At common law, the person appointed by law to succeed to the estate in case of intestacy.
One who inherits property, whether real or personal. A person who succeeds, by the rules of law, to an estate in lands, tenements, or hereditaments, upon the death of his ancestor, by descent and right of relationship. One who would receive his estate under statute of descent and distribution. Faulkner's Guardian v. Faulkner, 237 Ky. 147, 35 S.W.2d 6, 7.
Moreover, the term is frequently used in a popular sense to designate a successor to property either by will or by law.
Word "heirs" is no longer limited to designated character of estate as at common law. Jay v. Dollarhide, 3 Cal.App.3d 1001, 84 Cal.Rptr. 538, 547.
Word "heirs" is a technical term and is used to designate persons who would, by statute, succeed to an estate in case of intestacy. Wells Fargo Bank v. Title Ins. & Trust Co., 22 Cal.App.3d 295, 99 Cal.Rptr. 464, 466.
See also descent
Bodily laws.
See heir of the body.
Civil law.
A universal successor in the event of death. He who actively or passively succeeds to the entire property or estate, rights and obligations, of a decedent, and occupies his place. The term is indiscriminately applied to all persons who are called to the succession, whether by the act of the party or by operation of law. The person who is created universal successor by a will is called the "testamentary heir;" and the next of kin by blood is, in cases of intestacy, called the "heir at law," or "heir by intestacy." The executor of the common law in many respects corresponds to the testamentary heir of the civil law. Again, the administrator in many respects corresponds with the heir by intestacy.
By the common law, executors and administrators have no right except to the personal estate of the deceased; whereas the heir by the civil law is authorized to administer both the personal and real estate. The term "heir" has several significations. Sometimes it refers to one who has formally accepted a succession and taken possession thereof; sometimes to one who is called to succeed, but still retains the faculty of accepting or renouncing, and it is frequently used as applied to one who has formally renounced.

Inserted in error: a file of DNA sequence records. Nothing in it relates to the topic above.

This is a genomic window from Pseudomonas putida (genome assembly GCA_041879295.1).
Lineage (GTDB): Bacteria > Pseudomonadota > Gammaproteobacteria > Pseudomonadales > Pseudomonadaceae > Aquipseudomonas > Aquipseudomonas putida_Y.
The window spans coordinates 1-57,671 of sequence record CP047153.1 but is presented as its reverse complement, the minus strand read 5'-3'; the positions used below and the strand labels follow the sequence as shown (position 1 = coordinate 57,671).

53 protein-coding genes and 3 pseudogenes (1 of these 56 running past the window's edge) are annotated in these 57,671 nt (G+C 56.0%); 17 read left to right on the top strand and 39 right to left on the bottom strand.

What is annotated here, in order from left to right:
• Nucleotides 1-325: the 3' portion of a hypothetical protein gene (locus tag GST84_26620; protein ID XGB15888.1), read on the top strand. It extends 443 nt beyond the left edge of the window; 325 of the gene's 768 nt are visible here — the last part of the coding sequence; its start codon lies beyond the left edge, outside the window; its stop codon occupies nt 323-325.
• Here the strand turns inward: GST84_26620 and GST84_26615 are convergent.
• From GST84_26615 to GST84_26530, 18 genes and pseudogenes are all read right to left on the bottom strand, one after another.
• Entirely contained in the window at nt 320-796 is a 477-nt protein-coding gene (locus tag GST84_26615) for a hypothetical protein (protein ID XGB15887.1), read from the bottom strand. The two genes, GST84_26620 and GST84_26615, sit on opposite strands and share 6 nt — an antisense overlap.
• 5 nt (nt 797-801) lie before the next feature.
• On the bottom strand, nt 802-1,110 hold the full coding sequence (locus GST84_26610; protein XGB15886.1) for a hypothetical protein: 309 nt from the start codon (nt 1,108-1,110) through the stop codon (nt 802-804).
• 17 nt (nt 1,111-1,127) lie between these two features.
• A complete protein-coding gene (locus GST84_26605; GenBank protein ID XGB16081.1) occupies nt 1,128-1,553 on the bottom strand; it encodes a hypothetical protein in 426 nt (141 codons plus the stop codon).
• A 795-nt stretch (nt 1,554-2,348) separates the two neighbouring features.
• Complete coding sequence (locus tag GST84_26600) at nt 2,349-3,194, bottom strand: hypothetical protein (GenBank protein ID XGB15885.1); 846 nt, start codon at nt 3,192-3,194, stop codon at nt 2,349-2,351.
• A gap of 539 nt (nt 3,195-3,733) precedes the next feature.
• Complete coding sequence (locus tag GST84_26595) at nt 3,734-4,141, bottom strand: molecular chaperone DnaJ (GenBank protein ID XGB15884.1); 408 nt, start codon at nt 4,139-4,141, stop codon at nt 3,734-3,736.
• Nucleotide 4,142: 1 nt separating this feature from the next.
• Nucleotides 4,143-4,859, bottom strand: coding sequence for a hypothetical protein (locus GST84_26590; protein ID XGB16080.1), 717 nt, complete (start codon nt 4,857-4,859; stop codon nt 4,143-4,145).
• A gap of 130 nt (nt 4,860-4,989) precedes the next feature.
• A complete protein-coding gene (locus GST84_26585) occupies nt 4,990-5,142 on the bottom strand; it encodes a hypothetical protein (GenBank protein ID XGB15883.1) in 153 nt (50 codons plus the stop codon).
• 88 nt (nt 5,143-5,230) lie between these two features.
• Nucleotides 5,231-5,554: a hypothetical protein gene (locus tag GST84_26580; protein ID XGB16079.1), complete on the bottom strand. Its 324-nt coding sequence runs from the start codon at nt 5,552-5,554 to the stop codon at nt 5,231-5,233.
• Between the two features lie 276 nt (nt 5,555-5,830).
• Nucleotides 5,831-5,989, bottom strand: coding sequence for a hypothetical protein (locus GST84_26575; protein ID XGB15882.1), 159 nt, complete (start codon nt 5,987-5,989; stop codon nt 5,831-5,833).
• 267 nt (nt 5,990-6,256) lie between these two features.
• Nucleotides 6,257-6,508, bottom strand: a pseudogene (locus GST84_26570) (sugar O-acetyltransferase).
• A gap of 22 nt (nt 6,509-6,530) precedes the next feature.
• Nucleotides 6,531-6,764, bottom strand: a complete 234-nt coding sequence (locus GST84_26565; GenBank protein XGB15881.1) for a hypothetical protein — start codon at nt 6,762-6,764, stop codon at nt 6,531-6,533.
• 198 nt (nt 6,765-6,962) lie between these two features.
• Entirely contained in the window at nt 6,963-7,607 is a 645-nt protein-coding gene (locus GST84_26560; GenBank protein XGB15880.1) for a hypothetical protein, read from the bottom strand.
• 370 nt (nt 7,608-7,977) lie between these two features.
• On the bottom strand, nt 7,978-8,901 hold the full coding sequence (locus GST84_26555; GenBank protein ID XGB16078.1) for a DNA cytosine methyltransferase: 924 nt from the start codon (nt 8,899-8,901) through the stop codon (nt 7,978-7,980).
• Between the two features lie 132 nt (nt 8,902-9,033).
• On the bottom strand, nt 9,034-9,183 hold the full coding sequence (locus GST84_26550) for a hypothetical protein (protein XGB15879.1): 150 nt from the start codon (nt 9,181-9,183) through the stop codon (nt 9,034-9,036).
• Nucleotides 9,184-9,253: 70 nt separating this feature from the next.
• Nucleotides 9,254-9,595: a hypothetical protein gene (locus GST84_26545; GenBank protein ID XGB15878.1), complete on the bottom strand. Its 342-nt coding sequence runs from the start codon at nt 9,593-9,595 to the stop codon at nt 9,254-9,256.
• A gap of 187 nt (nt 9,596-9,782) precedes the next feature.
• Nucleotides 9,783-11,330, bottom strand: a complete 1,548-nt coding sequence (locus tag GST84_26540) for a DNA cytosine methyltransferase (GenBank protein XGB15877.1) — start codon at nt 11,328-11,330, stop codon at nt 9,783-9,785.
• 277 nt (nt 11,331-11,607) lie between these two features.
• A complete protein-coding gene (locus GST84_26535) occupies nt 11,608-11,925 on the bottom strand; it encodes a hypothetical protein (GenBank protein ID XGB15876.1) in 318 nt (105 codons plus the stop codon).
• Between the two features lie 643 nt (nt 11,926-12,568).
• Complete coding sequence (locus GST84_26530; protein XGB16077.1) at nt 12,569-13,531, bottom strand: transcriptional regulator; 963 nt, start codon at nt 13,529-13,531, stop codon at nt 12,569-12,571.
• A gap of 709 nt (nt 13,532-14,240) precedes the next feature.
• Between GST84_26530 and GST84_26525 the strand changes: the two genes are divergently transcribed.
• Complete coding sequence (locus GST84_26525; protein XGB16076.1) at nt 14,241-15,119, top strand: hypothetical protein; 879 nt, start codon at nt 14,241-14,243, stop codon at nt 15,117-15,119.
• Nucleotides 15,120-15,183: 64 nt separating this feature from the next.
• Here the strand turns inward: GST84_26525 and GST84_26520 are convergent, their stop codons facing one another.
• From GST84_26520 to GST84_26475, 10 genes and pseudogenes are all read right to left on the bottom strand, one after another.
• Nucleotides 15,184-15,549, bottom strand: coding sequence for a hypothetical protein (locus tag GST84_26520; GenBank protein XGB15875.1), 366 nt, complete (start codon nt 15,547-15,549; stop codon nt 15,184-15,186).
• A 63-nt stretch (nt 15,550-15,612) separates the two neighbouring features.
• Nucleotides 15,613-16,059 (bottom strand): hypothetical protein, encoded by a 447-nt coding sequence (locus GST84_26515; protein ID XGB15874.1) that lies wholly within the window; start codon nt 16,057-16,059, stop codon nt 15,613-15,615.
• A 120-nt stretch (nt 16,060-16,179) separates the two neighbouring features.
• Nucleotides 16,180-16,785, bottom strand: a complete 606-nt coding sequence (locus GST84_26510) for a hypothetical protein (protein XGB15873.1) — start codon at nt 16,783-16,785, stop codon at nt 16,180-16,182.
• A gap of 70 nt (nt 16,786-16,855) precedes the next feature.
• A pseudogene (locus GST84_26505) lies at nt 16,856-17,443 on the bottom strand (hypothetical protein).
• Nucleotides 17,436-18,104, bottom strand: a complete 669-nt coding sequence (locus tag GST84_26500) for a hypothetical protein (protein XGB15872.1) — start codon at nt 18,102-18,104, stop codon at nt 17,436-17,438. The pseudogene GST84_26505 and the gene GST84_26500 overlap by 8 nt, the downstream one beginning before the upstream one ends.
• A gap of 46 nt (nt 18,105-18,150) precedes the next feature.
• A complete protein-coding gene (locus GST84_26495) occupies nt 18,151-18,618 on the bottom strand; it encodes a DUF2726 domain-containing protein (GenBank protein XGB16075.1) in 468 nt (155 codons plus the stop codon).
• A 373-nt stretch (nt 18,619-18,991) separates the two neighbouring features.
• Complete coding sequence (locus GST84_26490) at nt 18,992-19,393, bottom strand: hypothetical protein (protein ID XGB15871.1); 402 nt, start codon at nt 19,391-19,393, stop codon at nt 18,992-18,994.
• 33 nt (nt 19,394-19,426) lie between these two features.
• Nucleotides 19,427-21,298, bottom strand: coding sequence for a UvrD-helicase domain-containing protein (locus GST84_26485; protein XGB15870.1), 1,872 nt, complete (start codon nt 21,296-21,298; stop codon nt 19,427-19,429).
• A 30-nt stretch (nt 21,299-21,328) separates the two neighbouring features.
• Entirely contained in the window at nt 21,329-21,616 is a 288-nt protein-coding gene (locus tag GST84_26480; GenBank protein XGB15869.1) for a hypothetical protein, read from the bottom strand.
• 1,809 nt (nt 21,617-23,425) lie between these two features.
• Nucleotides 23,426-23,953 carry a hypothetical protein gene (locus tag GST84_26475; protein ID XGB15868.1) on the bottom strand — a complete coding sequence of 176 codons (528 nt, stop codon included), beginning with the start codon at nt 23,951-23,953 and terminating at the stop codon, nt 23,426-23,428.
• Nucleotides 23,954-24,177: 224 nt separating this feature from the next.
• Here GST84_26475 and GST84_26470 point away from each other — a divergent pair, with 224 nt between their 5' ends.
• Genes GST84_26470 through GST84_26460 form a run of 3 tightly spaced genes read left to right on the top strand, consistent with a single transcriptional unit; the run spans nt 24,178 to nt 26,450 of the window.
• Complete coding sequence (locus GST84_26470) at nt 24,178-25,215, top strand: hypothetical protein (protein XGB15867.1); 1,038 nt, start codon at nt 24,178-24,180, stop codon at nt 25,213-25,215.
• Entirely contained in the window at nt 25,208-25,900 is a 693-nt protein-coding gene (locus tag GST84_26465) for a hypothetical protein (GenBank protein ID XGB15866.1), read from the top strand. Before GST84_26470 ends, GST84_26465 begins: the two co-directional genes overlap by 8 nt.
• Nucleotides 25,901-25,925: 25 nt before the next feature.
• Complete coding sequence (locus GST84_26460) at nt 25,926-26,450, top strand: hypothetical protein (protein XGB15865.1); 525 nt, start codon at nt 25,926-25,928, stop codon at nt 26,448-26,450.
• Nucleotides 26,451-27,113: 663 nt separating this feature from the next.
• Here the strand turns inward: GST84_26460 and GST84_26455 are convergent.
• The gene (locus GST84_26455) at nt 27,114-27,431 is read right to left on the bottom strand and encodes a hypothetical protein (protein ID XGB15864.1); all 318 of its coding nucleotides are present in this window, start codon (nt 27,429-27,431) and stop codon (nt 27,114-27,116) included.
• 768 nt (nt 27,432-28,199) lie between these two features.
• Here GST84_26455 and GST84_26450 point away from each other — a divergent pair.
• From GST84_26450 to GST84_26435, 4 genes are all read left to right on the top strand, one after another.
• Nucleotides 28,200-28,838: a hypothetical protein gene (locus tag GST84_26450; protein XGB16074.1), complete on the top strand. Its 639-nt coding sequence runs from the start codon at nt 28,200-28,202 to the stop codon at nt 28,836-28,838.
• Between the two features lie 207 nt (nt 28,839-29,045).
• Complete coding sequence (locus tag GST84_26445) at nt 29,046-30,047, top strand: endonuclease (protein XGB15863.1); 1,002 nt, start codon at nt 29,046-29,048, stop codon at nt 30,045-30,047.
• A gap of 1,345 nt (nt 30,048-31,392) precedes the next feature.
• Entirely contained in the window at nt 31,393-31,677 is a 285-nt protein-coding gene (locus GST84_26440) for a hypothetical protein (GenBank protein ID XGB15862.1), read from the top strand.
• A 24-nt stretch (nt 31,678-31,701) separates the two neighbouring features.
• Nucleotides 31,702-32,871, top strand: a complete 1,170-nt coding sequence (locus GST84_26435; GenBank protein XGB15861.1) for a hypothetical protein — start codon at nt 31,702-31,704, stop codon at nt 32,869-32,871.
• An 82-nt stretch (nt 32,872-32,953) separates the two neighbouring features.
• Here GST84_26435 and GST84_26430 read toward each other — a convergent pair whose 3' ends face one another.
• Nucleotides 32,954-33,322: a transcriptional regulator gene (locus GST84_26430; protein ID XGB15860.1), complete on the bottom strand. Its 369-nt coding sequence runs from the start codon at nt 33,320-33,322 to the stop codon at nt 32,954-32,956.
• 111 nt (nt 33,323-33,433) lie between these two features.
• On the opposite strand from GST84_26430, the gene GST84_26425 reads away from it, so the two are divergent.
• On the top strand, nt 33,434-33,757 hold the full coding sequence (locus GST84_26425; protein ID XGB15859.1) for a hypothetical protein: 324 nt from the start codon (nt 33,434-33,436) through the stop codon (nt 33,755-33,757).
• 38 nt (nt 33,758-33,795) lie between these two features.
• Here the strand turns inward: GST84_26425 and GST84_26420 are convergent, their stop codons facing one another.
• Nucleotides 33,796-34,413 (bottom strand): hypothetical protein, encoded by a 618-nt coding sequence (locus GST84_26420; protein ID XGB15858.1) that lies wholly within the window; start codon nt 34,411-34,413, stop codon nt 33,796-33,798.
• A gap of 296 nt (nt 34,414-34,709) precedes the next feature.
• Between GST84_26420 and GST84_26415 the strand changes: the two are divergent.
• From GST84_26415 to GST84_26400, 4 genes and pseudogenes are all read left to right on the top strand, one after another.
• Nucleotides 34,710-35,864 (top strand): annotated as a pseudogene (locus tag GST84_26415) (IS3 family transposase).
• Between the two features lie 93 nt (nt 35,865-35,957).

See also collateral heir.
@ joint heirs
Co-heirs. The term is also applied to those who are or will be heirs to both of two designated persons at the death of the survivor of them, the word "joint" being here applied to the ancestors rather than the heirs.
- known heirs. See that title.
@ lawful heirs
See descent, heir at law; heir, legal.
@ legitimate heirs
Children born in lawful wedlock and their descendants, not including collateral heirs or issue in indefinite succession.
@ lineal heirs
See lineal heir.
@ natural heirs
Heirs by consanguinity as distinguished from heirs by adoption, and also as distinguished from collateral heirs.
@ right heir
This term was formerly used, in the case of estates tail, to distinguish the preferred heir, to whom the estate was limited, from the heirs in general, to whom, on the failure of the preferred heir and his line, the remainder over was usually finally limited. With the abolition of estates tail, the term has fallen into disuse, but when still used, in modern law, it has no other meaning than "heir at law."
@ heirs and assigns
Ordinarily words of limitation and not of purchase.
At common law, the words were essential to conveyance granting title in fee simple, and though they are unnecessary for that or any purpose under statute when used in wills or deeds, words still have that meaning.
@ heir special
In English law, the issue in tail, who claims per formam doni; by the form of the gift
@ heirs per stirpes
@ heir testamentary
In the civil law, one who is named and appointed heir in the testament of the decedent. This name distinguishes him from a legal heir (one upon whom the law casts the succession), and from a conventional heir (one who takes it by virtue of a previous contract or settlement)

Black's law dictionary. . 1990.

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